One of the more popular options current is to chip the trees and transport the chips to a biomass facility where they can be burned to generate electricity. While appearing initially to be the most economical and environmentally friendly option, our initial assessment shows that it’s actually the most expensive option . . . and the one that will produce the greatest amount of CO2.
To give a perspective, an individual tree may be touched a dozen times before it finally arrives at a biomass plant, and every time it’s touched, there is a cost.
Of course the economics will depend on where the trees are located in relation to a potential end use, but for many communities, the options truly are limited by available funding.
These processes are very much in line with goals of finding the highest and best use. But the future is uncertain. If the die-off rate continues, the sheer volume of dead trees could eclipse the capacity of what can be processed—at least in some localized regions. Many local communities are also finding that achieving the highest and best use often comes at the highest price.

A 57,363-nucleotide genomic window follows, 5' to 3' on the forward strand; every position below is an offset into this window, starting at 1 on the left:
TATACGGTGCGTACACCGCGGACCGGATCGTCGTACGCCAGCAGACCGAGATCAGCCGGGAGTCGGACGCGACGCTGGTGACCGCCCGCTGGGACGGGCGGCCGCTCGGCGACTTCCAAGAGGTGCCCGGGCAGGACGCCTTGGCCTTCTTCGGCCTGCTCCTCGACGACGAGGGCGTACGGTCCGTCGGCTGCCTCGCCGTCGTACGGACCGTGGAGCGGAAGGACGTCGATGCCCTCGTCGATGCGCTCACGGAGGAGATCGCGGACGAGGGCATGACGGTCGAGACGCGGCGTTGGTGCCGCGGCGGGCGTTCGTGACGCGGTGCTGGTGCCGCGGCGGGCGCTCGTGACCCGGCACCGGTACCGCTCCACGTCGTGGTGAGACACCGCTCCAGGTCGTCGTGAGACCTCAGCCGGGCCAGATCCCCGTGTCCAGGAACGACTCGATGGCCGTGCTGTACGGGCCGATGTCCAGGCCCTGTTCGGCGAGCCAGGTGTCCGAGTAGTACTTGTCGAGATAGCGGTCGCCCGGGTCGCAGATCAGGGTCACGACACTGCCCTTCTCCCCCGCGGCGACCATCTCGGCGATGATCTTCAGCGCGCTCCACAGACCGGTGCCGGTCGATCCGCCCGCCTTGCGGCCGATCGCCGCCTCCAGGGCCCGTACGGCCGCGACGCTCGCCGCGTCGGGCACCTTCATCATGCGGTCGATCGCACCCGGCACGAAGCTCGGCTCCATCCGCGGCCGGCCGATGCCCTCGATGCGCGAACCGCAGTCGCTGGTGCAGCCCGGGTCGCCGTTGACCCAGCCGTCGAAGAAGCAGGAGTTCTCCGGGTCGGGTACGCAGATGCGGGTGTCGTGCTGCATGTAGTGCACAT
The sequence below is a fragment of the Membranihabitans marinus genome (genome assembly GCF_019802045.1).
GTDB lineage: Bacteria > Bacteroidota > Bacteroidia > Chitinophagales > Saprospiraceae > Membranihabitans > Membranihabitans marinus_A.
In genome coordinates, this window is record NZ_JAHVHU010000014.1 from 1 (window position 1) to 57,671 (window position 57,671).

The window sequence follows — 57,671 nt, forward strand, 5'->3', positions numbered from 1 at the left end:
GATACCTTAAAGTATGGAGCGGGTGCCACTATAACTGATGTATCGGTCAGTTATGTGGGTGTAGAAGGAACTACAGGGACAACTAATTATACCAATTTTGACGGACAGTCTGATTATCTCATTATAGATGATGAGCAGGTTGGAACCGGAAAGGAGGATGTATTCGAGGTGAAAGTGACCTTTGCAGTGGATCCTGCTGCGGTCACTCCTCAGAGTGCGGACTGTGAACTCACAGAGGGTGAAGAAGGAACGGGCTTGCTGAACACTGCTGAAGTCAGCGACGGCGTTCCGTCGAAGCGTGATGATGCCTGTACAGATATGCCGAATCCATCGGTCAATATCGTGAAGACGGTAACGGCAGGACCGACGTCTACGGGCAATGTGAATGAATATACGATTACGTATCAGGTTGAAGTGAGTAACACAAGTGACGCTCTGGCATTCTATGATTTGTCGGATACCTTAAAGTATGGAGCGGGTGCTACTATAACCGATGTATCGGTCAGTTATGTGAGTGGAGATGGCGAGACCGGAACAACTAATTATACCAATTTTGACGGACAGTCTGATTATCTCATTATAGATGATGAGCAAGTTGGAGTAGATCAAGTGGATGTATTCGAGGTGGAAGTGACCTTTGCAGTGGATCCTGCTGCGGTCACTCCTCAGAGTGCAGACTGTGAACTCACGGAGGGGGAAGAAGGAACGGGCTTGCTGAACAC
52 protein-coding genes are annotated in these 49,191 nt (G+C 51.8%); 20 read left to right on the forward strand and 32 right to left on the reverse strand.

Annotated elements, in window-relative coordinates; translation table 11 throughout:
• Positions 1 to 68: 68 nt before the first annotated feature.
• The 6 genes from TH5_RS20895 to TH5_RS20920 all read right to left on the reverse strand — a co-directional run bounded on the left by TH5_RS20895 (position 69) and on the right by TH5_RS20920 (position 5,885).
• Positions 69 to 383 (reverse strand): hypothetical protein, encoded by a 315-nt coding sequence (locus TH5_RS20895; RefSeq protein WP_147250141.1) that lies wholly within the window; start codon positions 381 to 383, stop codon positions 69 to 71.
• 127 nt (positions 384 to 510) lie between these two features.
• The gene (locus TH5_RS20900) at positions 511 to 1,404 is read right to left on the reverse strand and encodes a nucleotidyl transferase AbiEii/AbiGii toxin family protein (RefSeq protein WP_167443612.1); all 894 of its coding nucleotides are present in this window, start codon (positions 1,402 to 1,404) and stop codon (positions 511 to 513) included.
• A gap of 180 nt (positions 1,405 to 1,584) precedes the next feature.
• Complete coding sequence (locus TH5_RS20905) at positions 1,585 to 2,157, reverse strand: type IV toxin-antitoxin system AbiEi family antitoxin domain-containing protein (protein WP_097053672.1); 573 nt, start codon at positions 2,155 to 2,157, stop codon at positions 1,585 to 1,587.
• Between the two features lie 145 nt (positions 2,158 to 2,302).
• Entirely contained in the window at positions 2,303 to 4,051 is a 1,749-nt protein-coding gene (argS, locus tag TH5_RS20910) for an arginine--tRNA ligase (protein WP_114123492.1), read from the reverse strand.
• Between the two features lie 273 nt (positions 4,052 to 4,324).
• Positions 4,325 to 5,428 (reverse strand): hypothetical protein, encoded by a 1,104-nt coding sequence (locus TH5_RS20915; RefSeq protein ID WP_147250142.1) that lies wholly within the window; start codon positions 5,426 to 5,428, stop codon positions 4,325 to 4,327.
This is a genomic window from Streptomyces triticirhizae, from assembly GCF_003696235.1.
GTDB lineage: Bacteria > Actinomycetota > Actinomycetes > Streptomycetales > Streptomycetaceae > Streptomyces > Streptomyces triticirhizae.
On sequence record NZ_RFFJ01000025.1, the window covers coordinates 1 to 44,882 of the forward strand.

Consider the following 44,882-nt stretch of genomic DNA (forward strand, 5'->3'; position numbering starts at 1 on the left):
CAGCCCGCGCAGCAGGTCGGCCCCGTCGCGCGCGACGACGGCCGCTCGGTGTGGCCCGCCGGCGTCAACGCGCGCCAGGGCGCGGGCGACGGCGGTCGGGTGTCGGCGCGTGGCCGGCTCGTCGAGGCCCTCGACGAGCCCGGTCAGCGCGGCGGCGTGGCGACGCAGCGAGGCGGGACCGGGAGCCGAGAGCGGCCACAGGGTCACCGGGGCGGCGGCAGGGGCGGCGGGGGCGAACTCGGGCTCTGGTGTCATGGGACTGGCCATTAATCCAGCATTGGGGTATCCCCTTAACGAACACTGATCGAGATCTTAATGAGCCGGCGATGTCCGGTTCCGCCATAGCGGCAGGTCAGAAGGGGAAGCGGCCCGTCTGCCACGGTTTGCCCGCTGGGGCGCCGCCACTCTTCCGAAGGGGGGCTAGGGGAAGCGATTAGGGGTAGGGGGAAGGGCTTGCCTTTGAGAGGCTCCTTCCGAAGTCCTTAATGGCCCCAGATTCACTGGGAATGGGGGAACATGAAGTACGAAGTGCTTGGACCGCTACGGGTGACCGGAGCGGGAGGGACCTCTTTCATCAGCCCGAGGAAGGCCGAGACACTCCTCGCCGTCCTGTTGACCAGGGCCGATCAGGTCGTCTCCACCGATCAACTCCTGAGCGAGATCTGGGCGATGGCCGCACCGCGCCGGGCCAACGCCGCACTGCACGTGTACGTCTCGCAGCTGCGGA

So in some cases—due to budget and/or processing limitations, trees are being felled . . . and left on the ground. This is certainly the least cost option in situations where the downed logs will not block a road or create some other safety hazard.
In other cases, they may be transported a relatively short distance and processed by what’s known as an Air Curtain Burner. These units—imagine a fireplace the size of a 30-yard roll-off bin—offer a disposal alternative that requires much less processing time and money than the biomass option.